Each spring, roadsides across the commonwealth are blanketed by white blossoms as wild Callery pear trees bloom. Though these conspicuous, early-blooming trees might look beautiful from your car window, Callery pear trees pose a threat to urban and suburban environments, home landscapes, and wild areas throughout the southeast.

Popular cultivars of the Callery pear, such as the ‘Bradford’ pear, have been widely used as ornamental landscape trees since the 1970s. While Bradford pears were initially seen as cost-effective, fast-growing, and easy-to-establish additions to the suburban landscape, their structural weakness as mature trees and the ease with which their seedlings spread present several problems.

“Bradford pears are beautiful as young trees, but as they mature, you will eventually experience losses when you install them in your landscape,” said Eric Wiseman, associate professor of urban forestry and arboriculture and a Virginia Cooperative Extension specialist in the College of Natural Resources and Environment. “The Bradford cultivar of Callery pear is particularly susceptible to branch and stem failure due to bark inclusion.

“The trees grow very fast and tend to have very upright branches growing close together. Often, these branches will grow into one another, trapping bark in between them, which creates an 'inclusion' that causes friction and can cause the tree to split, potentially causing damage to the landscape or nearby structures,” Wiseman said.

Callery pears also pose serious environmental concerns.

Ornamental plantings of Bradford pear often produce fertile seeds that are readily spread by birds. These wild-growing seedlings inherit the genetics of their uncultivated ancestors, which means they can develop undesirable characteristics, notably sharp thorns, that are not seen in cultivated varieties of Callery pear. Since Callery pear trees are tolerant of harsh growing conditions and thrive even in poor soil, these seedlings establish easily in disturbed areas, such as roadsides.

“In areas without active vegetation control, such as roadsides and road interchanges, you see a proliferation of Callery pear. There are some areas along roads that are now 100 percent Callery pear trees,” Wiseman said.

“They’re also very hard to control. If you cut the stem back at ground level, it will still grow from the root, so all you’ve done is cut the plant back, not kill it,” he added.

“In the Northern Shenandoah Valley, we have seen Callery pear overtake fallow fields,” said Mark Sutphin, Virginia Cooperative Extension agent in Frederick County. “Then when people go to reclaim their field, they have a really difficult time. The seedlings can have significant thorns, almost like a honey locust, that makes them very hard to remove. The thorns will even pop tires.”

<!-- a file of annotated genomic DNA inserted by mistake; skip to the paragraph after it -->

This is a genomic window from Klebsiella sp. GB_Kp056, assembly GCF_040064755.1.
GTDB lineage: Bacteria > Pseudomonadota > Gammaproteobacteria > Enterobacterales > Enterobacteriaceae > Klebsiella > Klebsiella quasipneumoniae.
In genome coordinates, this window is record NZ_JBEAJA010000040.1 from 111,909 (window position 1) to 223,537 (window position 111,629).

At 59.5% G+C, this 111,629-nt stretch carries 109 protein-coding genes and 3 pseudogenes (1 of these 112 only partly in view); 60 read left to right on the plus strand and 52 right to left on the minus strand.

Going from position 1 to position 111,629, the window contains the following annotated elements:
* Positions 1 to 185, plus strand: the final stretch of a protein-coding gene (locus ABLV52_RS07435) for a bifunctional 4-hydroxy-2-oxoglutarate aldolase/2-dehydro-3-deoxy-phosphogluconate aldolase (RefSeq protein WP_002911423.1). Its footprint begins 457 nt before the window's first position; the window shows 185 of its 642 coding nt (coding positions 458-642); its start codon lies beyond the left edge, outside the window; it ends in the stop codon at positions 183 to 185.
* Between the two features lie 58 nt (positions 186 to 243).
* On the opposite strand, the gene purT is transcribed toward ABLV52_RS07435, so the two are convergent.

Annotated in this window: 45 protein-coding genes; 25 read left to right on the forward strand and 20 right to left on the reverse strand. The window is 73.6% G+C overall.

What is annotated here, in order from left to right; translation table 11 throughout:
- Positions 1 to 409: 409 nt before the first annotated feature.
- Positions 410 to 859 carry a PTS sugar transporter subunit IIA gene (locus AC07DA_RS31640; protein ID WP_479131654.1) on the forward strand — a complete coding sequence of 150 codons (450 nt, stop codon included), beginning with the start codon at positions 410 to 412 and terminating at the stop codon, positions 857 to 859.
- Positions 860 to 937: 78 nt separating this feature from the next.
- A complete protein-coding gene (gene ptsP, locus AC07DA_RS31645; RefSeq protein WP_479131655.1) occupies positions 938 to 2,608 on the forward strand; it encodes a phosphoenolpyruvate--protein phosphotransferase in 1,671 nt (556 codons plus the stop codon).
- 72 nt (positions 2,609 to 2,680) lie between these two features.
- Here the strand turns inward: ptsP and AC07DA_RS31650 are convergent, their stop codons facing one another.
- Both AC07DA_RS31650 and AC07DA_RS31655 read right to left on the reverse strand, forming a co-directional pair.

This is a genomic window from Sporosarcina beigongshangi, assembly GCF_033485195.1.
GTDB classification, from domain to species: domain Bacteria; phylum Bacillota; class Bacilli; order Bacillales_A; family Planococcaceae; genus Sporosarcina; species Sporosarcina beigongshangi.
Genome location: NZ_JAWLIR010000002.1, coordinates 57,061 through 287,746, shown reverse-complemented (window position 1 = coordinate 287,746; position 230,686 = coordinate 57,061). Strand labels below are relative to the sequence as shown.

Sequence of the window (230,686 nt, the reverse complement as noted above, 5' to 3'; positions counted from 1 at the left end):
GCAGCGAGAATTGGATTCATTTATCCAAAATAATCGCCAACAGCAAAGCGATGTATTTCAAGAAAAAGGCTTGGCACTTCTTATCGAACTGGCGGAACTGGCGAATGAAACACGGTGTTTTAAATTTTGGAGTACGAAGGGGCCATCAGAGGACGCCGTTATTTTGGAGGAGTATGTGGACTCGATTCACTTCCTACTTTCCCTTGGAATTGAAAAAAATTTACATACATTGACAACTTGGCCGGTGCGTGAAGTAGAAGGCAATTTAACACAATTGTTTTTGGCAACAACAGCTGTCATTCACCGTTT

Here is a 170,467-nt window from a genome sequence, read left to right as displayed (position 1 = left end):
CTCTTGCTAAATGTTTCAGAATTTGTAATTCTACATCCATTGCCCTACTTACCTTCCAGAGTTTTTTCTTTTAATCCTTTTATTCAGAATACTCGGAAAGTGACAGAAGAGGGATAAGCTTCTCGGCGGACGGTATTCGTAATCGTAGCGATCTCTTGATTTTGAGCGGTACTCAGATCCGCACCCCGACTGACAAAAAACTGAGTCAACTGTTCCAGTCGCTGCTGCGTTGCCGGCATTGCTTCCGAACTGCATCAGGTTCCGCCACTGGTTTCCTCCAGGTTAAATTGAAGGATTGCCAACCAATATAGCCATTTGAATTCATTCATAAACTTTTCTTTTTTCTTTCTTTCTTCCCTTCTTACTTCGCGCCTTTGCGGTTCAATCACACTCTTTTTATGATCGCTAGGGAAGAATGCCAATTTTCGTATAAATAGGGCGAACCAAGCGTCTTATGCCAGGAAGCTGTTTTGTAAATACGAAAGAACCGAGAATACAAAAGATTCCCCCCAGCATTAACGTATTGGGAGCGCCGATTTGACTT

“Though places in Northern Virginia have been dealing with this issue for a long time, it’s only within the last 10 years that we’ve started to see Callery pear become a real problem in the Northern Shenandoah Valley,” he said.

The Callery pear’s spread throughout the commonwealth represents the shrinking biodiversity of Virginia’s urban forests.

“More resilient forests are less susceptible to problems with disease and insect pests we’ve seen in the last decades,” Wiseman said. “The Callery pear is not a good tree to have in the urban environment.”

There are alternatives to invasive Bradford and Callery pear cultivars.

Wiseman emphasizes that “nonnative” does not necessarily mean “invasive,” and some “nonnative” tree species make fine replacements, though he does recommend planting native species when possible.

A few native alternatives to Bradford or other Callery pear cultivars:

  • Flowering dogwood, Cornus florida
  • Serviceberry, Amelanchier spp.
  • Green hawthorn, Crataegus viridis
  • Chokecherry, Prunus virginiana
  • White fringe tree, Chionanthus virginicus

A few nonnative alternatives to Bradford or other Callery pear cultivars:

  • Japanese tree lilac, Syringa reticulata
  • Crepe-myrtle, Lagerstroemia indica
  • Tatarian maple, Acer tataricum
  • Amur maackia, Maackia amurensis
  • Adirondack crabapple, Malus ‘Adirondack’

For more information on woody plants in the landscape, check our Virginia Cooperative Extension publication: Selecting Plants for Virginia Landscapes: Showy Flowering Shrubs.

Interested in learning more about gardening? Virginia Cooperative Extension Master Gardeners can help! Master Gardeners bring the resources of Virginia’s land-grant universities – Virginia Tech and Virginia State University – to the people of the commonwealth. Contact your local Master Gardeners through your Extension office or click here to learn more about gardening in Virginia and the Virginia Extension Master Gardener program.

- Written by Devon Johnson